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Red Cross CPR Class is a Joke

July 28, 2007



Earlier in the week, my wife and I took a short child and infant CPR class offered by the Red Cross here in the bay area. In a nutshell: it was horrible. I’ve taken a 2 day long first aid and adult CPR class maybe 10 years ago. The instructor was a 20 year paramedic veteran, and knew what you’re really supposed to do, not the BS the Red Cross was pushing.

Now I realize there’s only so much you can learn in 4 hours, but what really irritates me is that people may actually think they’re prepared after that lame class. Maybe 1/4 of the students were expecting or new parents, the rest were day care workers, nannies, summer camp workers, etc. (It seems taking a child CPR course once a year is required.) So there are parents out there sending their kids places and thinking “oh, they’re professionally trained- we’re all set.” At the end of the class, rather than actually ensuring people knew what to do, the “teacher” just handed out the “You’re Certified!” wallet cards.

I don’t even recall all the times I was mentally shaking my head at what was being taught- and a few times I tried to challenge it- but it didn’t seem the other students really cared, so I stopped interrupting before I turned into “that guy” in every class. Here’s a short list of the things that come to the top of my head:

  • Breathing: the videos and instructions called for placing a plastic CPR barrier over the victim to protect them and yourself from exchanging anything nasty. At the end of the class, everyone got a keychain version of one. (I’ll upload a pic to Flickr if we didn’t already throw them out.) Whats wrong with these things? They’ll probably add at least 30 seconds from the time you discover a person needs CPR and the time you’ll be providing it. And, umm, the person is DYING, do you really care about catching an illness you can pass mouth-to-mouth at this time?! Whats worse is its really difficult to form a good seal over the mouth with one of these cheapo things, so you might not be providing as much oxygen to the victim as you think.
  • Choking: the instructions for infants on up was to attempt to dislodge whats blocking the airway via either the Heimlich (or whatever its caled these days) or blows to the back. No mention of how much force to use, or increasing the force should it fail a certain amount of times. You just keep doing it until the person loses consciousness and keep trying while they’re on the ground. Again, . Stop pussy-footing around people, break a friggin rib or two and save that person!
  • Taking Control: if there’s one thing I took away from my training 10 years ago, it was that people freak out in an emergency situation and everyone ends up standing around doing nothing, expecting someone else will. I’ve seen this countless times with auto accidents, injuries, you name it. Its like people are watching it on TV. The Red Cross class barely covered this, and certainly didn’t emphasize it. IMO, the most important thing to do when you arrive at the scene is to take control. Assess the situation, and if you’re not alone- give orders to people. “You, call 911!” “You, get me some towels!” “You, make sure to meet the ambulance out front and bring them to us!” You think random people are just gonna do it if you say “can someone please help?” Take control!

Ah well- I could go on, but the point of this whole rant is to call BS on the Red Cross, and hopefully open the eyes of some would-be students. If you want the real stuff, go seek out an instructor who’s spent time in the field, a paramedic, fireman, or the like. The Red Cross seems to be in CYA mode to avoid lawsuits later…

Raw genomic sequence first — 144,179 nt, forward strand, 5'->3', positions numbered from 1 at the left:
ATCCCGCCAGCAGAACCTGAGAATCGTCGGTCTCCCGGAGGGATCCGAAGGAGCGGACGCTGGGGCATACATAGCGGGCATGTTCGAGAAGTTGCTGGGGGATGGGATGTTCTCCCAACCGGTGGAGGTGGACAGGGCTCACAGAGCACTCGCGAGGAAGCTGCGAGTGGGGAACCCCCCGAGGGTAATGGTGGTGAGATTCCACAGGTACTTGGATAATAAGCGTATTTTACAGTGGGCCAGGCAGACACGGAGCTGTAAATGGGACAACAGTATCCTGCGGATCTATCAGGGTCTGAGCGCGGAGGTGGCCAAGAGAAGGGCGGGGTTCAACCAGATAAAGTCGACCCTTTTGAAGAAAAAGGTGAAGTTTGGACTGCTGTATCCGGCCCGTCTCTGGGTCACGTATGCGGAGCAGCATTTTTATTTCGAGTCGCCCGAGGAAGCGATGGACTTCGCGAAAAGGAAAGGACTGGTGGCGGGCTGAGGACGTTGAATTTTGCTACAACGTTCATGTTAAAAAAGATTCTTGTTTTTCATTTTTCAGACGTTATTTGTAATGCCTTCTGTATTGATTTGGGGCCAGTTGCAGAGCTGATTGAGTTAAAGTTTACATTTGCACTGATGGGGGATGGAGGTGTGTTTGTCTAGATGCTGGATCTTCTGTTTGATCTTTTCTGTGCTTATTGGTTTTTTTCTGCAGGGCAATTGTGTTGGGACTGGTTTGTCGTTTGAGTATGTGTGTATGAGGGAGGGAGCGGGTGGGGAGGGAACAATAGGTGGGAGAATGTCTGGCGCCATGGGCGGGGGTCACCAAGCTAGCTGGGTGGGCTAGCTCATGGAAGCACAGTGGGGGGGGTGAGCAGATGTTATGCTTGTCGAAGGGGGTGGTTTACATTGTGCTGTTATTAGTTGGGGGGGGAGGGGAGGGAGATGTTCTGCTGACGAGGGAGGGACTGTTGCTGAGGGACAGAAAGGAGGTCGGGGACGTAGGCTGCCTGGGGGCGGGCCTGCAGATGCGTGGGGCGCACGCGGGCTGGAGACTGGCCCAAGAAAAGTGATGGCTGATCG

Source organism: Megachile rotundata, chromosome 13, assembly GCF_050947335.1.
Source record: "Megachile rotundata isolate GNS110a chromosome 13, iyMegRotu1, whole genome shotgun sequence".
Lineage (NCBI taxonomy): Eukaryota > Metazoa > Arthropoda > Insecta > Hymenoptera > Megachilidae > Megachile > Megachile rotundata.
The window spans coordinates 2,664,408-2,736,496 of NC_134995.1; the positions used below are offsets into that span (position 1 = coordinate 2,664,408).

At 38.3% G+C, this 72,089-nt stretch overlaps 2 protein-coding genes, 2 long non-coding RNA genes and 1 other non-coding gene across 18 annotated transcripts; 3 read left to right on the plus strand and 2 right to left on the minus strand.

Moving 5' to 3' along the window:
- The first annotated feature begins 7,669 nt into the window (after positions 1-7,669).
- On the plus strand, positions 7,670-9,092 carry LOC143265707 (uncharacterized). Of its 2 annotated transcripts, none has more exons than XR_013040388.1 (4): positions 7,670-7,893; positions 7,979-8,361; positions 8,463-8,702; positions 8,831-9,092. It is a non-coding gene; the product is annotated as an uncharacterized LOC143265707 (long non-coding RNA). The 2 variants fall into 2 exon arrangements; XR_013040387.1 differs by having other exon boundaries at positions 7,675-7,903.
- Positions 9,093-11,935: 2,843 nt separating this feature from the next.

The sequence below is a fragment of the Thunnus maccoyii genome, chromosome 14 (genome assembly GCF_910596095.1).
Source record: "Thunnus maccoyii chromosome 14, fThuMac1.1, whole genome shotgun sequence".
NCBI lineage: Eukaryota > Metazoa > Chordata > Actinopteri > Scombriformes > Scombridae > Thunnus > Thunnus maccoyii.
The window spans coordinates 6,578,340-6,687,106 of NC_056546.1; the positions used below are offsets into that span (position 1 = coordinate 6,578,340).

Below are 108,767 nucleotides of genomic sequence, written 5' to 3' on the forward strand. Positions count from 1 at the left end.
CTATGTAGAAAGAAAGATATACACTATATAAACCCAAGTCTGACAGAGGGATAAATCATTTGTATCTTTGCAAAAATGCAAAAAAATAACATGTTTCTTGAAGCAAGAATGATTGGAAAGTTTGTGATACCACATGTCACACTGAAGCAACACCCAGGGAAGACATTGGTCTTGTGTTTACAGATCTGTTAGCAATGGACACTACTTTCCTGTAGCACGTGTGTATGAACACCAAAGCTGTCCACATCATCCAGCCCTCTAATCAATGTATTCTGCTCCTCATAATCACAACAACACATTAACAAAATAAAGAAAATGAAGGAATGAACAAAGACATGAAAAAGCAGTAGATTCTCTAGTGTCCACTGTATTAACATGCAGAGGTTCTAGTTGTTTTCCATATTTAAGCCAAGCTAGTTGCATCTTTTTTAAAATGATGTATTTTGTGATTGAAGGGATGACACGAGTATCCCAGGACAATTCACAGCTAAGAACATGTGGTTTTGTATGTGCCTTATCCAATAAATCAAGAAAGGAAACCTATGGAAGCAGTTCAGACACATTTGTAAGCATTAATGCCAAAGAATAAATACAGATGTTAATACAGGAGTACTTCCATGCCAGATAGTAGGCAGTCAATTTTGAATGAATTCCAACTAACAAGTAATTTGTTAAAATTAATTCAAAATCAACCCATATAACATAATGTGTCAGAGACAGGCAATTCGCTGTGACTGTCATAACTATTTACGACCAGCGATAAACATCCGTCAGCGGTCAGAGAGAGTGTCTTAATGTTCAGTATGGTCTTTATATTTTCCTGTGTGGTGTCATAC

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From → Misc

11 Comments
  1. john permalink

    When I took a CPRclass as part of my EMT cirtification, we were told a few things:

    1) If you dont break ribs, you are not pushing hard enough

    2) The mask is for the squeamish. The idea is that folks would provide aid that would otherwise not if they had the mask.

    3) Breathing is overrated, focus on the compressions. The best rescue breaths in the world are useless if there is no blood circulating.

    The Red Cross class is basically 30 minutes of information crammed packed into a 4 hour course. Lets face it, why bother requiring a 30 minute course. Saying you attended a 4-8 hour course? why, that must be valuable.

  2. Mrs. R. permalink

    In fairness to the red cross, there was some worthwhile information presented and the take-away materials with step-by-step instructions are valuable. And they state upfront, at a minimum, the red cross hopes you at least are motivated enough by the end of the class to dial 911 in the event of an emergency (setting the bar low, true, but apparently a lot of people don’t even bother doing that). In spite of the sloppy, pseudo-unprofessional format (and volunteer instructor), I’d rather have my child in the care of someone who has taken this class, than one who had no training at all. At a minimum, one can learn that an infant’s pulse is checked in a different location than an adult’s or child’s or that the signs of an infant choking are different from those that are exhibited by children/adults. For $45, I don’t think one can expect the caliber of training one would need to really be an expert in cpr.

  3. Tamy permalink

    One thing I’d like to mention about Red Cross training, at least in my area, is that "SAFETY FIRST" is highly stressed. There is a reason that people in the medical field use masks and gloves. As someone with a low immune system. . .yes, I would be concerned about contracting an illness from someone, even if it’s someone who’s life I was trying to save. Something that may only affect you mildly, if at all, could severely affect me. . .and being a single mom, I have to think of my son when I make decisions that could affect him. I am truly sorry that you were so disappointed in your Red Cross training experience, but please don’t imply that everyone else will have the same experience should they take Red Cross training. We have had children and adults in our area who have saved lives because of their Red Cross training. If you have a problem with the training or instructors in your local Chapter, I would start with discussing it with the Health and Safety Services Director there. If you are not satisfied with the results of that discussion, go above their heads.